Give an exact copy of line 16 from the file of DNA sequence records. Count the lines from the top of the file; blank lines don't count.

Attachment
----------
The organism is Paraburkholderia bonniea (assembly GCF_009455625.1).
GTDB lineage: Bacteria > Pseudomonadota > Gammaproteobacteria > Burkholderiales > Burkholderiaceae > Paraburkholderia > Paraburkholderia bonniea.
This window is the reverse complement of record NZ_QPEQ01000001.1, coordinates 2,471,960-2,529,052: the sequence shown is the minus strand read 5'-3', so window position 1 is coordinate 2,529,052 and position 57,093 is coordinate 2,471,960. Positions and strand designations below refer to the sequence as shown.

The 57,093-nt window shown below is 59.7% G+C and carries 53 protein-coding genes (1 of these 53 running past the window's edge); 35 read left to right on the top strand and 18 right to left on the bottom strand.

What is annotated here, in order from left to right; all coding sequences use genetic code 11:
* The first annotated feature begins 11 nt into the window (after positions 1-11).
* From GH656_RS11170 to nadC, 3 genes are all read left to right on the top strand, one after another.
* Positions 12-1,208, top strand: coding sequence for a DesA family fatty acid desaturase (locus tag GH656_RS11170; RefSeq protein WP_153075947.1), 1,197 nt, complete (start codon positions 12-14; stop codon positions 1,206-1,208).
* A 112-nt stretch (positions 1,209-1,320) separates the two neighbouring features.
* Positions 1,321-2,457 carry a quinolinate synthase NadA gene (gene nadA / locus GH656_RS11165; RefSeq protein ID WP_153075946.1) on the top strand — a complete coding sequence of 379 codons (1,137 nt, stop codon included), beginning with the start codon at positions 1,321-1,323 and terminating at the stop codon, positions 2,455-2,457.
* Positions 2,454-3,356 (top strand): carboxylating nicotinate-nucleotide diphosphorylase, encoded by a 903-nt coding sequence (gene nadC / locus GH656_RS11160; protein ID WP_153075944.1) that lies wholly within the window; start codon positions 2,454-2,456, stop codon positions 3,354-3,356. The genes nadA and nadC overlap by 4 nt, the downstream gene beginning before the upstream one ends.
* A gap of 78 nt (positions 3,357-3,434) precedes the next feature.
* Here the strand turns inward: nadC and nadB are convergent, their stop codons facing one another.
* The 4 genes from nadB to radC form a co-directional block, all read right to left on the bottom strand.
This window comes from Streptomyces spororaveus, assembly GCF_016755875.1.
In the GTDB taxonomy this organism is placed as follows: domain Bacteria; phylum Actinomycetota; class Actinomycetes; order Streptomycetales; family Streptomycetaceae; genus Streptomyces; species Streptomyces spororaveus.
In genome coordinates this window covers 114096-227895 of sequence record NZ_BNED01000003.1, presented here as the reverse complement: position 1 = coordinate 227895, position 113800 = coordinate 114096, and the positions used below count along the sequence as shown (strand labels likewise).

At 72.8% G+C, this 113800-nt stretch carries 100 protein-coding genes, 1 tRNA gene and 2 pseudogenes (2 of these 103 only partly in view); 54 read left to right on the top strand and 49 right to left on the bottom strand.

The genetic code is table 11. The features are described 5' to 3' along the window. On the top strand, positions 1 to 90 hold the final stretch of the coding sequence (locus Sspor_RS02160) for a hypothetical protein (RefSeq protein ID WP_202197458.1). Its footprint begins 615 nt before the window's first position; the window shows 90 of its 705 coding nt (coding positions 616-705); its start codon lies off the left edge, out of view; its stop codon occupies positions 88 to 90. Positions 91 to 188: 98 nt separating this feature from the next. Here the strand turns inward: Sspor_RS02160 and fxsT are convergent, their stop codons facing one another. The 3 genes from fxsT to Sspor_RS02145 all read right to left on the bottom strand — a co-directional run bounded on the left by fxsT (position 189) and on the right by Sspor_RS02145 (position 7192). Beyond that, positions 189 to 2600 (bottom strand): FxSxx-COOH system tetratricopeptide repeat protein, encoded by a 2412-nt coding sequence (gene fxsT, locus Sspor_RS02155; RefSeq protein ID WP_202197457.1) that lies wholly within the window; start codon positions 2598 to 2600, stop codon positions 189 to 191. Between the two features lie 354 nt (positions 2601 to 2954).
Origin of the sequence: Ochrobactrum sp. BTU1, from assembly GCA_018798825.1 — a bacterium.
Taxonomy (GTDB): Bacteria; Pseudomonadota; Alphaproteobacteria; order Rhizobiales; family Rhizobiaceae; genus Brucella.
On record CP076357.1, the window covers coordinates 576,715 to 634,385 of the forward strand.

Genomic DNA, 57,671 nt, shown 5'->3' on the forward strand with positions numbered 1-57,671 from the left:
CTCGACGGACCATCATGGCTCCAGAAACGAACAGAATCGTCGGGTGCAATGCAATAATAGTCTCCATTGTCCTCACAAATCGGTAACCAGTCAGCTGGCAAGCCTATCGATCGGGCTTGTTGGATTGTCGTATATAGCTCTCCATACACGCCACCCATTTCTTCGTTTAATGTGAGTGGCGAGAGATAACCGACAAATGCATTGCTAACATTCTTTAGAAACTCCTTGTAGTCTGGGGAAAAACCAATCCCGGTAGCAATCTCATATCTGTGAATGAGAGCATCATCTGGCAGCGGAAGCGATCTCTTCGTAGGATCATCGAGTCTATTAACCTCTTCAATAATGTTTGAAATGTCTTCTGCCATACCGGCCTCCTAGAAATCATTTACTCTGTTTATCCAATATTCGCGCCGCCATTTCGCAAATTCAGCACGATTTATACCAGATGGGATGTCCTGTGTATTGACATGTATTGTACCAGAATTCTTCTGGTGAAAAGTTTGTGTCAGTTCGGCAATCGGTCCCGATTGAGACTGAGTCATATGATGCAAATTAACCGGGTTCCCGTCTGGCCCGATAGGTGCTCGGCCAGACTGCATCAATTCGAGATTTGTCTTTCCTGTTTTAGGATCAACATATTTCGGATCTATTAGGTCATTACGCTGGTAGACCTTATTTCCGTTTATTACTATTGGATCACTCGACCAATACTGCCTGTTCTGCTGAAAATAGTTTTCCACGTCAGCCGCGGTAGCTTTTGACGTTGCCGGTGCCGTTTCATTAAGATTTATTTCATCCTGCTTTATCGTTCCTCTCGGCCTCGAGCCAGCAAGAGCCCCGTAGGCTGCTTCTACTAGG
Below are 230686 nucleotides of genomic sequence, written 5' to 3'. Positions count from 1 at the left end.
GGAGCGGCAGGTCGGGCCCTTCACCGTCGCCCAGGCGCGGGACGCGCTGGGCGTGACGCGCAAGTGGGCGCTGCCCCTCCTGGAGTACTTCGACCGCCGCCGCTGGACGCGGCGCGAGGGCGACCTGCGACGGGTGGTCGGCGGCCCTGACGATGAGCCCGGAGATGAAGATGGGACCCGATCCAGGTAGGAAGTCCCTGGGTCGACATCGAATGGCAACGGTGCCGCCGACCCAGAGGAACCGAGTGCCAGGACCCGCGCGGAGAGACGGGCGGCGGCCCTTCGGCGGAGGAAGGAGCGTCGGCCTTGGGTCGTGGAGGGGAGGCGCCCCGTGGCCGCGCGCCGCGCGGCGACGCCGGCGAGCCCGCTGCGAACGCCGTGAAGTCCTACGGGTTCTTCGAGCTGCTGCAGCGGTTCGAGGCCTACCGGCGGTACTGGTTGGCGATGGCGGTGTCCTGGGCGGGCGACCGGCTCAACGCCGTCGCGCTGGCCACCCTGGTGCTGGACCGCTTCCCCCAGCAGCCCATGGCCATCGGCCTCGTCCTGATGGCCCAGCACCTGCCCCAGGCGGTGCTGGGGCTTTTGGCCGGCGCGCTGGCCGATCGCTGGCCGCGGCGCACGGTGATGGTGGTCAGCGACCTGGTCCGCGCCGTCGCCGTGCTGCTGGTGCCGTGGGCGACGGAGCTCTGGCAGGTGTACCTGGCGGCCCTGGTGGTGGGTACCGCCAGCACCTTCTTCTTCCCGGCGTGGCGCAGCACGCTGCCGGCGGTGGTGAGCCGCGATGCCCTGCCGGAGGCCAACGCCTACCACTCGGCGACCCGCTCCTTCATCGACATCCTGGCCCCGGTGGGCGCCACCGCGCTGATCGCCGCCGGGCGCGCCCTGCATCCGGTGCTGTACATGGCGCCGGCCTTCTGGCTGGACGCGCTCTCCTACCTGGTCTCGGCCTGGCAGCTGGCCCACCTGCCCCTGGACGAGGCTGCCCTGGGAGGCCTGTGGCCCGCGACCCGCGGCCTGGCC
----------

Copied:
In the GTDB taxonomy this organism is placed as follows: domain Bacteria; phylum Actinomycetota; class Actinomycetes; order Streptomycetales; family Streptomycetaceae; genus Streptomyces; species Streptomyces spororaveus.